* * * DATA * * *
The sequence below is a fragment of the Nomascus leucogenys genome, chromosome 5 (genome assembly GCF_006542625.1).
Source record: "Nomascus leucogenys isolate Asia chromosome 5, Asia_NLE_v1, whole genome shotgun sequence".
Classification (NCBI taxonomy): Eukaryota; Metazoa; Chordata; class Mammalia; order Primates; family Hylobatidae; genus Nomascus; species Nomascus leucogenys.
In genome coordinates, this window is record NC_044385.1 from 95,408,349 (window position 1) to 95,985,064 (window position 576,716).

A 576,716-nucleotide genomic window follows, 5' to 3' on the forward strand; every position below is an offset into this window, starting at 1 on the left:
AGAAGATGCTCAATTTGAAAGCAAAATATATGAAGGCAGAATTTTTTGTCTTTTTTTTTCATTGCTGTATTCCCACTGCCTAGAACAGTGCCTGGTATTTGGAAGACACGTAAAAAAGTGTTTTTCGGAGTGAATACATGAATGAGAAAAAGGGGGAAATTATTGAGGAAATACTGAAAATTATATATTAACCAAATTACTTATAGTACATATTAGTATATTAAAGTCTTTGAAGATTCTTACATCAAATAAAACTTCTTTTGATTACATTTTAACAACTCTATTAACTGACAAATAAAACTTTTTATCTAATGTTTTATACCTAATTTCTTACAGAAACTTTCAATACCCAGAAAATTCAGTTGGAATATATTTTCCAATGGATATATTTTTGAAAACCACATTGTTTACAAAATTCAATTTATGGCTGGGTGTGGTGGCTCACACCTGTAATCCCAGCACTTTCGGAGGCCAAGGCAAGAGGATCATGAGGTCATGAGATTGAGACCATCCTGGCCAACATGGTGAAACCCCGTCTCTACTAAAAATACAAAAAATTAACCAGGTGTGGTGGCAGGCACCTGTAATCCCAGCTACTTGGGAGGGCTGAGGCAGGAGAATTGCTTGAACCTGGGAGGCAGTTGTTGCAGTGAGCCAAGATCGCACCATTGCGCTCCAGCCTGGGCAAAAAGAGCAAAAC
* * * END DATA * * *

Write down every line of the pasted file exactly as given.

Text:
The sequence below is a fragment of the Nomascus leucogenys genome, chromosome 5 (genome assembly GCF_006542625.1).
Source record: "Nomascus leucogenys isolate Asia chromosome 5, Asia_NLE_v1, whole genome shotgun sequence".
Classification (NCBI taxonomy): Eukaryota; Metazoa; Chordata; class Mammalia; order Primates; family Hylobatidae; genus Nomascus; species Nomascus leucogenys.
In genome coordinates, this window is record NC_044385.1 from 95,408,349 (window position 1) to 95,985,064 (window position 576,716).

A 576,716-nucleotide genomic window follows, 5' to 3' on the forward strand; every position below is an offset into this window, starting at 1 on the left:
AGAAGATGCTCAATTTGAAAGCAAAATATATGAAGGCAGAATTTTTTGTCTTTTTTTTTCATTGCTGTATTCCCACTGCCTAGAACAGTGCCTGGTATTTGGAAGACACGTAAAAAAGTGTTTTTCGGAGTGAATACATGAATGAGAAAAAGGGGGAAATTATTGAGGAAATACTGAAAATTATATATTAACCAAATTACTTATAGTACATATTAGTATATTAAAGTCTTTGAAGATTCTTACATCAAATAAAACTTCTTTTGATTACATTTTAACAACTCTATTAACTGACAAATAAAACTTTTTATCTAATGTTTTATACCTAATTTCTTACAGAAACTTTCAATACCCAGAAAATTCAGTTGGAATATATTTTCCAATGGATATATTTTTGAAAACCACATTGTTTACAAAATTCAATTTATGGCTGGGTGTGGTGGCTCACACCTGTAATCCCAGCACTTTCGGAGGCCAAGGCAAGAGGATCATGAGGTCATGAGATTGAGACCATCCTGGCCAACATGGTGAAACCCCGTCTCTACTAAAAATACAAAAAATTAACCAGGTGTGGTGGCAGGCACCTGTAATCCCAGCTACTTGGGAGGGCTGAGGCAGGAGAATTGCTTGAACCTGGGAGGCAGTTGTTGCAGTGAGCCAAGATCGCACCATTGCGCTCCAGCCTGGGCAAAAAGAGCAAAAC